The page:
Minor Car Accidents A Minute By Minute Survival Guide

Minor Car Accidents A Minute By Minute Survival Guide



What do you do if​ you have a​ minor collision with another vehicle on the​ road?

First 30 seconds:

1.Stay in​ the​ car.
2.Put your emergency flashers and​ headlights on full beam.
3.Switch off the​ engine.
4.Apply the​ handbrake.
5.Take deep breaths.
6.Check your passengers, especially children and​ old people are OK.

Second 30 seconds, if​ no-one is​ more than shaken up:

1.Check for​ signs of​ aggression from the​ other driver
2.If other driver is​ aggressive, stay in​ the​ car and​ ring the​ police.
3.If other driver is​ behaving in​ a​ reasonable way then open your door and​ get out.
4.Remember that everyone has elevated adrenaline levels in​ this situation and​ strive to​ think - calm.
5.Call the​ police

Next 4 minutes:

1.Consider whether your passengers are safer inside the​ car or​ outside.
2.Ask nearby drivers for​ their details and​ if​ they would be willing to​ act as​ witnesses.
3.Talk to​ the​ other driver, but never admit any responsibility for​ the​ accident.
4.Leave the​ car where it​ is, until the​ police have arrived, even if​ it​ is​ causing an​ obstruction.

Next 5 minutes:

1.Take photographs of​ cars and​ licence plates. Discretely try to​ include the​ other driver in​ your shots.
2.Take photos of​ the​ junction and​ road layout where the​ accident happened. Include road condition and​ weather.
3.Make notes. Was the​ other car driving with headlights? Was the​ other driver wearing glasses, or​ sunglasses? Did the​ other driver seem distracted by children or​ anything else in​ the​ car. Was the​ other driver drinking, using a​ phone or​ smoking when theaccident happened?

Next 15 minutes:

1.By now the​ police should have arrived. Answer their questions and​ stay calm.
2.Tell the​ police officer of​ any observations that are relevant, such as​ if​ the​ other driver was using a​ phone, or​ had no lights on.
3.Move your vehicle once the​ police officer has completed any measurements or​ other necessary observations.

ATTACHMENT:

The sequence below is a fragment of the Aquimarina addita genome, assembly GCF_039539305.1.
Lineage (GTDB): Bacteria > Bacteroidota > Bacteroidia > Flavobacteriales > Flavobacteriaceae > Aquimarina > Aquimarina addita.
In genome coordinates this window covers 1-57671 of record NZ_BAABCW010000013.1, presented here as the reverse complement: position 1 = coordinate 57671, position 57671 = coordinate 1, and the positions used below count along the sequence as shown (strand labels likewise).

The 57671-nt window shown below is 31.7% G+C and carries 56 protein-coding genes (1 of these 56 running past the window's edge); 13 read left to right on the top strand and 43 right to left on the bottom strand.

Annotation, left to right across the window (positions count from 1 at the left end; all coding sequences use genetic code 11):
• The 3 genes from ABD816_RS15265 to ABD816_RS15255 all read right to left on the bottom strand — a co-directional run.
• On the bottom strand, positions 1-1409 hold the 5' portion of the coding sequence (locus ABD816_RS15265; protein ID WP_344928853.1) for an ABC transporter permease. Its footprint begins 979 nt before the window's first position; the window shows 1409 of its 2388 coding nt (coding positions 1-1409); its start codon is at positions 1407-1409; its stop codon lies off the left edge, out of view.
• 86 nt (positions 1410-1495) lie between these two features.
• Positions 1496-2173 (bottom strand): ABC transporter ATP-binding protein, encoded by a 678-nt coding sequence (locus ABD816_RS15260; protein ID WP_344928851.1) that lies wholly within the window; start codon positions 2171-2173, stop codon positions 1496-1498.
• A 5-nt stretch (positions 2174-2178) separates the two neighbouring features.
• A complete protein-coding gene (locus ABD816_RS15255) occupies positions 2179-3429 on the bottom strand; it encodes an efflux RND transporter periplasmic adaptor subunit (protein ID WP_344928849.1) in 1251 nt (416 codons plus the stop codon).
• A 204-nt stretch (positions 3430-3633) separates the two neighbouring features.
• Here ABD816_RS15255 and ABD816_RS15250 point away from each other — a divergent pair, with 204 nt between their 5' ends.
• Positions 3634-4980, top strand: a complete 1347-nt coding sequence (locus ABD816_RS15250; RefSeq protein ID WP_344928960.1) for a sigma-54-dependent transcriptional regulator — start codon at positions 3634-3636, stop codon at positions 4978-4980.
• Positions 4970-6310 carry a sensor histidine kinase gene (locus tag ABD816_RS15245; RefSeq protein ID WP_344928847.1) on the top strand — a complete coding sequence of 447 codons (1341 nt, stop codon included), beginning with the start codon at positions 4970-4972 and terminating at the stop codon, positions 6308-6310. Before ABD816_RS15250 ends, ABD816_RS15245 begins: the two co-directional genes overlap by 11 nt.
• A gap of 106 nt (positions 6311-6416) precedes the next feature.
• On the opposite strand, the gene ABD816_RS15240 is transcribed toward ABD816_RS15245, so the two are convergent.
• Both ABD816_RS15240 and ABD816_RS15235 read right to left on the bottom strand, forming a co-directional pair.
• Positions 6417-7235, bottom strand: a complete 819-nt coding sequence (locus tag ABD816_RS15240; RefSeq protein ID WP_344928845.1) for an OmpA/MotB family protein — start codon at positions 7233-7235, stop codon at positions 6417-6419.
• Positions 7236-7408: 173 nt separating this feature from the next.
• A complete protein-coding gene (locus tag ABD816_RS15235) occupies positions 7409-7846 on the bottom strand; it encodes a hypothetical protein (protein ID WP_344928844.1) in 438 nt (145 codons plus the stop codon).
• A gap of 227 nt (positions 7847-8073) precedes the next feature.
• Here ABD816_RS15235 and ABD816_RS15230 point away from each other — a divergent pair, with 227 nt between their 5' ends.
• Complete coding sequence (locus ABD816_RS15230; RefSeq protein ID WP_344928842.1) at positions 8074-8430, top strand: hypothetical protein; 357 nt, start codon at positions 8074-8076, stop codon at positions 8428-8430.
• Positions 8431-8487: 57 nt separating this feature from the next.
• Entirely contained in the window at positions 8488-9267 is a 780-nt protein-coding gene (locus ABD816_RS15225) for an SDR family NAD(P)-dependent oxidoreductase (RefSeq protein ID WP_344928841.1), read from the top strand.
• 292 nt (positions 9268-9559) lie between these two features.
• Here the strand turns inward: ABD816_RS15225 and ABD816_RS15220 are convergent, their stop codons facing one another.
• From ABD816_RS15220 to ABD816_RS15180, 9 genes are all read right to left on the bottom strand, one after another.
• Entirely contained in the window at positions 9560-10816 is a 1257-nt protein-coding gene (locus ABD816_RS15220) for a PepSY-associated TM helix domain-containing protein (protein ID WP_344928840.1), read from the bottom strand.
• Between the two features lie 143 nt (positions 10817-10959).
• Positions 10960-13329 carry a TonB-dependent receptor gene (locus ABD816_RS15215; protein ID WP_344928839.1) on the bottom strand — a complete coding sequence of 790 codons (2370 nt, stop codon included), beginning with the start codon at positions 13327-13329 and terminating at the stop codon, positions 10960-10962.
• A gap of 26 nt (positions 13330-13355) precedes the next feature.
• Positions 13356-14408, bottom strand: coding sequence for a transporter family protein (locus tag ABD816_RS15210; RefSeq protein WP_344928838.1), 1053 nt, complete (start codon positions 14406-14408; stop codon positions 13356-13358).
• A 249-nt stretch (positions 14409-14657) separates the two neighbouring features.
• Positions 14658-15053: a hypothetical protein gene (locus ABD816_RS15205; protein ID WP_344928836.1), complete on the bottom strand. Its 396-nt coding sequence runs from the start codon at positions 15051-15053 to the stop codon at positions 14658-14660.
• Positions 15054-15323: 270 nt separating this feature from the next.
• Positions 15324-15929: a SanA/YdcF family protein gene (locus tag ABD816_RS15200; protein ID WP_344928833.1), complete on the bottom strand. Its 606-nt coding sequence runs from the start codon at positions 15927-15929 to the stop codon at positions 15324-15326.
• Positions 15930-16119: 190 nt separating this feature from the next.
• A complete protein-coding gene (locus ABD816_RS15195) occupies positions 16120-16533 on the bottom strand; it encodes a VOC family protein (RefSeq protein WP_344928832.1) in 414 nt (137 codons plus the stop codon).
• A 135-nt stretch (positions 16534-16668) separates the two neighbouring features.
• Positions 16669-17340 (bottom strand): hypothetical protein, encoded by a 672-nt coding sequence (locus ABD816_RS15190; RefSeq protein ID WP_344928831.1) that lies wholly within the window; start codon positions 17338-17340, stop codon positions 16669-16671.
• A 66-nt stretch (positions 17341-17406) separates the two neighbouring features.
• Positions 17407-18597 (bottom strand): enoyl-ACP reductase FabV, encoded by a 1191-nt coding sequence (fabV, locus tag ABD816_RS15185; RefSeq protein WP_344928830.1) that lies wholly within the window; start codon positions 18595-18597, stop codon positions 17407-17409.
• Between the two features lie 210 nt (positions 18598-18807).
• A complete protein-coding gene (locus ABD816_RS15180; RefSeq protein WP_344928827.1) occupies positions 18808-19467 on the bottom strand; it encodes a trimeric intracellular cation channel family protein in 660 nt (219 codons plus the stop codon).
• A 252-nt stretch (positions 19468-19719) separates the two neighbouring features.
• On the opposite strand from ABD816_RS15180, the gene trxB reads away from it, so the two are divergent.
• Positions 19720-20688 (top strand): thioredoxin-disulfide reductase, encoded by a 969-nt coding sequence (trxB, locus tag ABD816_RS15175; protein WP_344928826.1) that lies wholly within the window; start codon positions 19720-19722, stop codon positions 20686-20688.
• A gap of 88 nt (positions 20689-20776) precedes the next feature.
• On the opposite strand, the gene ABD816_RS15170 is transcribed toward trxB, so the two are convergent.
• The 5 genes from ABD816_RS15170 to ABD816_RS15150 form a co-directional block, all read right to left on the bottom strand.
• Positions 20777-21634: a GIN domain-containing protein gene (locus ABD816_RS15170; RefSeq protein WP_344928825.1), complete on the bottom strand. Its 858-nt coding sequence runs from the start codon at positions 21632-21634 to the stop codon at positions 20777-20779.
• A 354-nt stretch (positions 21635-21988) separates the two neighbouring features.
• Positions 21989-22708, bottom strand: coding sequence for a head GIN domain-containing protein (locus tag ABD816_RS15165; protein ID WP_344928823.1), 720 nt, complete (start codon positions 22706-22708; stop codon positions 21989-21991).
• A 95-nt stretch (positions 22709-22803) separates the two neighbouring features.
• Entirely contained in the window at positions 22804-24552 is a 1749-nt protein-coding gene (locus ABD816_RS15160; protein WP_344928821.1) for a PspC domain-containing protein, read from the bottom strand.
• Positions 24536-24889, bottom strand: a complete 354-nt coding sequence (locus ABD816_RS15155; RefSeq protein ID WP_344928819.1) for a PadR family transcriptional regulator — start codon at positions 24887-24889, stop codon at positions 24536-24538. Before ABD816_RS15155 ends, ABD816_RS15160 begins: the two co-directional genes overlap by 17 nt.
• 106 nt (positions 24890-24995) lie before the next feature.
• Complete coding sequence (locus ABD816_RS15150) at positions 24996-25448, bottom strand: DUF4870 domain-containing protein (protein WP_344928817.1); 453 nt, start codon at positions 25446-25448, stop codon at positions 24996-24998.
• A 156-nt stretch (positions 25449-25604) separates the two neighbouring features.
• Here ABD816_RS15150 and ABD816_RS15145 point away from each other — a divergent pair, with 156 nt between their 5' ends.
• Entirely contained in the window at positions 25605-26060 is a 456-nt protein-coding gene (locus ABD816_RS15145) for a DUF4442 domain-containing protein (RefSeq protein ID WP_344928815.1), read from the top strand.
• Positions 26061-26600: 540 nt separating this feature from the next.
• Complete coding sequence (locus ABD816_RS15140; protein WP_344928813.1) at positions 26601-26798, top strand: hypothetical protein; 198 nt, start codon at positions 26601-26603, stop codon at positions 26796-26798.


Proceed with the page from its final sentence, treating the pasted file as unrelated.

4.Ask the​ police officer what the​ next stage is. Will there be any prosecution?
5.The police officer may give you an​ indication whether your vehicle is​ safe to​ drive home.
6.Make sure the​ police officer gives you an​ Incident Number and​ his or​ her name and​ number.
7.If your vehicle cannot be driven call a​ vehicle recovery service.

Later:

Call your insurance company and​ ask for​ a​ list of​ autobody repair facilities that they deal with in​ your area. Find help at​ http://www.autobody-repairs.info

Your insurer will almost certainly have a​ list of​ Approved Repairers. These will be companies that the​ insurer has found inspected and​ found acceptable. Many companies will inflate estimates if​ they know that the​ bill is​ going to​ be paid by an​ insurance company. the​ estimates provided by Approved Repairers have been judged reasonable and​ uninflated.

The workshop receives a​ large part of​ its business from the​ insurance companies so are well motivated to​ stick to​ their rules, and​ not to​ add on damage repairs not arising from the​ insured accident.

To receive approval status the​ bodyshop will need to​ have jigs, paint-shops and​ ovens to​ heat the​ painted parts to​ ensure the​ work is​ up to​ the​ original quality.

While your car is​ in​ the​ bodyshop, ask them for​ estimates to​ make good any other body work damage that has not arisen from the​ accident. You will have to​ pay for​ this yourself, but the​ price is​ likely to​ be lower than if​ you just drove in​ off the​ street to​ have those jobs done.




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